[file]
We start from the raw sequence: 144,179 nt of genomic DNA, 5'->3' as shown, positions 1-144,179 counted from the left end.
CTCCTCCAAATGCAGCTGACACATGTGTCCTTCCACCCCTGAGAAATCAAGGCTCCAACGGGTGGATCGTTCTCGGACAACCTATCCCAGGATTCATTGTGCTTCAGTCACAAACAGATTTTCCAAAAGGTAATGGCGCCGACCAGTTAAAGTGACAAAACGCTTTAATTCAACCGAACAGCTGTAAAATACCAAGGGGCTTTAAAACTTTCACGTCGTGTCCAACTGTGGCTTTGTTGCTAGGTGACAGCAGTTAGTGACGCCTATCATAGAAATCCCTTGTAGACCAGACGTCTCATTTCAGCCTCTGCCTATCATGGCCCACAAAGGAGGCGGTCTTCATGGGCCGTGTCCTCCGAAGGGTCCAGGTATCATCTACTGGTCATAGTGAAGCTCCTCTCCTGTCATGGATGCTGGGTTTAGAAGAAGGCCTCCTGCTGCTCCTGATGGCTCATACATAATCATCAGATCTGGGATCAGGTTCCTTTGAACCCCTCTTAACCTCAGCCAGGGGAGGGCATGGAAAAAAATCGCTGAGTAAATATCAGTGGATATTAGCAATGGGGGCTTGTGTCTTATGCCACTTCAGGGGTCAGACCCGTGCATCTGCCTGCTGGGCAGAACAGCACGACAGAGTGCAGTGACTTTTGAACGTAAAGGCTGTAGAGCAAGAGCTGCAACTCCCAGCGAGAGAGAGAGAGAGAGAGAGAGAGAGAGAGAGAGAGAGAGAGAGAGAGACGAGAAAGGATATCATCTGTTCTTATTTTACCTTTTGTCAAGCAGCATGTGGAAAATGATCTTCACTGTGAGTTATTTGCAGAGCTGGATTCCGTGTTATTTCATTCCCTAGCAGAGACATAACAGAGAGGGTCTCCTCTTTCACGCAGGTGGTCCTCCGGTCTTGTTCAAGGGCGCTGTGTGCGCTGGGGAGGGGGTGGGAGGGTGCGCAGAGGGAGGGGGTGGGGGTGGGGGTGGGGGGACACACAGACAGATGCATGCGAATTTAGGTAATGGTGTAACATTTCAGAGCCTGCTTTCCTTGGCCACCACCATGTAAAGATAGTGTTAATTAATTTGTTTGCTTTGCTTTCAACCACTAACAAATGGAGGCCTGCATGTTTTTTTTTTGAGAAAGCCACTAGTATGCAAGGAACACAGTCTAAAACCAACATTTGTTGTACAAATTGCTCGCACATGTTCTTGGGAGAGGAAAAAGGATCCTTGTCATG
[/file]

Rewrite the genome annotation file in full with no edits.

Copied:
We start from the raw sequence: 144,179 nt of genomic DNA, 5'->3' as shown, positions 1-144,179 counted from the left end.
CTCCTCCAAATGCAGCTGACACATGTGTCCTTCCACCCCTGAGAAATCAAGGCTCCAACGGGTGGATCGTTCTCGGACAACCTATCCCAGGATTCATTGTGCTTCAGTCACAAACAGATTTTCCAAAAGGTAATGGCGCCGACCAGTTAAAGTGACAAAACGCTTTAATTCAACCGAACAGCTGTAAAATACCAAGGGGCTTTAAAACTTTCACGTCGTGTCCAACTGTGGCTTTGTTGCTAGGTGACAGCAGTTAGTGACGCCTATCATAGAAATCCCTTGTAGACCAGACGTCTCATTTCAGCCTCTGCCTATCATGGCCCACAAAGGAGGCGGTCTTCATGGGCCGTGTCCTCCGAAGGGTCCAGGTATCATCTACTGGTCATAGTGAAGCTCCTCTCCTGTCATGGATGCTGGGTTTAGAAGAAGGCCTCCTGCTGCTCCTGATGGCTCATACATAATCATCAGATCTGGGATCAGGTTCCTTTGAACCCCTCTTAACCTCAGCCAGGGGAGGGCATGGAAAAAAATCGCTGAGTAAATATCAGTGGATATTAGCAATGGGGGCTTGTGTCTTATGCCACTTCAGGGGTCAGACCCGTGCATCTGCCTGCTGGGCAGAACAGCACGACAGAGTGCAGTGACTTTTGAACGTAAAGGCTGTAGAGCAAGAGCTGCAACTCCCAGCGAGAGAGAGAGAGAGAGAGAGAGAGAGAGAGAGAGAGAGAGAGAGAGAGACGAGAAAGGATATCATCTGTTCTTATTTTACCTTTTGTCAAGCAGCATGTGGAAAATGATCTTCACTGTGAGTTATTTGCAGAGCTGGATTCCGTGTTATTTCATTCCCTAGCAGAGACATAACAGAGAGGGTCTCCTCTTTCACGCAGGTGGTCCTCCGGTCTTGTTCAAGGGCGCTGTGTGCGCTGGGGAGGGGGTGGGAGGGTGCGCAGAGGGAGGGGGTGGGGGTGGGGGTGGGGGGACACACAGACAGATGCATGCGAATTTAGGTAATGGTGTAACATTTCAGAGCCTGCTTTCCTTGGCCACCACCATGTAAAGATAGTGTTAATTAATTTGTTTGCTTTGCTTTCAACCACTAACAAATGGAGGCCTGCATGTTTTTTTTTTGAGAAAGCCACTAGTATGCAAGGAACACAGTCTAAAACCAACATTTGTTGTACAAATTGCTCGCACATGTTCTTGGGAGAGGAAAAAGGATCCTTGTCATG